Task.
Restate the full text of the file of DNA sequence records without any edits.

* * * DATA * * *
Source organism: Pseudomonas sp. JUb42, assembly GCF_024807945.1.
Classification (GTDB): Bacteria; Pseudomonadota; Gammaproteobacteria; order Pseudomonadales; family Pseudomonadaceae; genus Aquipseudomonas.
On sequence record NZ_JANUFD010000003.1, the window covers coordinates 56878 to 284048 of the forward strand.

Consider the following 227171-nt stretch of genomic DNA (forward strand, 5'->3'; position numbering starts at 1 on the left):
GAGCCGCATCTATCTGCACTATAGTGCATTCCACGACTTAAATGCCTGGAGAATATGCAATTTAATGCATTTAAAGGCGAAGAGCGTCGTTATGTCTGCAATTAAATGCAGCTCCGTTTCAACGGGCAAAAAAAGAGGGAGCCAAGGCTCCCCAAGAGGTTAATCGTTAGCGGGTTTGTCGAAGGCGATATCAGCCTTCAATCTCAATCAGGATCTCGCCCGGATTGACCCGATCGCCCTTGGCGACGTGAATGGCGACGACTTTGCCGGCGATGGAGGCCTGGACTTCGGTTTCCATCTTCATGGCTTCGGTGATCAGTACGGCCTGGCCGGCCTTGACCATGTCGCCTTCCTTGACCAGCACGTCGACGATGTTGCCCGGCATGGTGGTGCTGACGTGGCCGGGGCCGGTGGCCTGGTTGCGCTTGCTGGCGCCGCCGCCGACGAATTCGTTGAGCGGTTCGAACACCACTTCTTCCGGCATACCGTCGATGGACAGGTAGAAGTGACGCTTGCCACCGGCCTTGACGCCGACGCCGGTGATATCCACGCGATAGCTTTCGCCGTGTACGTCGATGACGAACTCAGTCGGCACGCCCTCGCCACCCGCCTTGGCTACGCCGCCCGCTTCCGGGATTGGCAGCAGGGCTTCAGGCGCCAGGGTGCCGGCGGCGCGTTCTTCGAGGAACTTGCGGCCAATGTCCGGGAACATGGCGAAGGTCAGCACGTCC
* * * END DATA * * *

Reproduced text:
Source organism: Pseudomonas sp. JUb42, assembly GCF_024807945.1.
Classification (GTDB): Bacteria; Pseudomonadota; Gammaproteobacteria; order Pseudomonadales; family Pseudomonadaceae; genus Aquipseudomonas.
On sequence record NZ_JANUFD010000003.1, the window covers coordinates 56878 to 284048 of the forward strand.

Consider the following 227171-nt stretch of genomic DNA (forward strand, 5'->3'; position numbering starts at 1 on the left):
GAGCCGCATCTATCTGCACTATAGTGCATTCCACGACTTAAATGCCTGGAGAATATGCAATTTAATGCATTTAAAGGCGAAGAGCGTCGTTATGTCTGCAATTAAATGCAGCTCCGTTTCAACGGGCAAAAAAAGAGGGAGCCAAGGCTCCCCAAGAGGTTAATCGTTAGCGGGTTTGTCGAAGGCGATATCAGCCTTCAATCTCAATCAGGATCTCGCCCGGATTGACCCGATCGCCCTTGGCGACGTGAATGGCGACGACTTTGCCGGCGATGGAGGCCTGGACTTCGGTTTCCATCTTCATGGCTTCGGTGATCAGTACGGCCTGGCCGGCCTTGACCATGTCGCCTTCCTTGACCAGCACGTCGACGATGTTGCCCGGCATGGTGGTGCTGACGTGGCCGGGGCCGGTGGCCTGGTTGCGCTTGCTGGCGCCGCCGCCGACGAATTCGTTGAGCGGTTCGAACACCACTTCTTCCGGCATACCGTCGATGGACAGGTAGAAGTGACGCTTGCCACCGGCCTTGACGCCGACGCCGGTGATATCCACGCGATAGCTTTCGCCGTGTACGTCGATGACGAACTCAGTCGGCACGCCCTCGCCACCCGCCTTGGCTACGCCGCCCGCTTCCGGGATTGGCAGCAGGGCTTCAGGCGCCAGGGTGCCGGCGGCGCGTTCTTCGAGGAACTTGCGGCCAATGTCCGGGAACATGGCGAAGGTCAGCACGTCC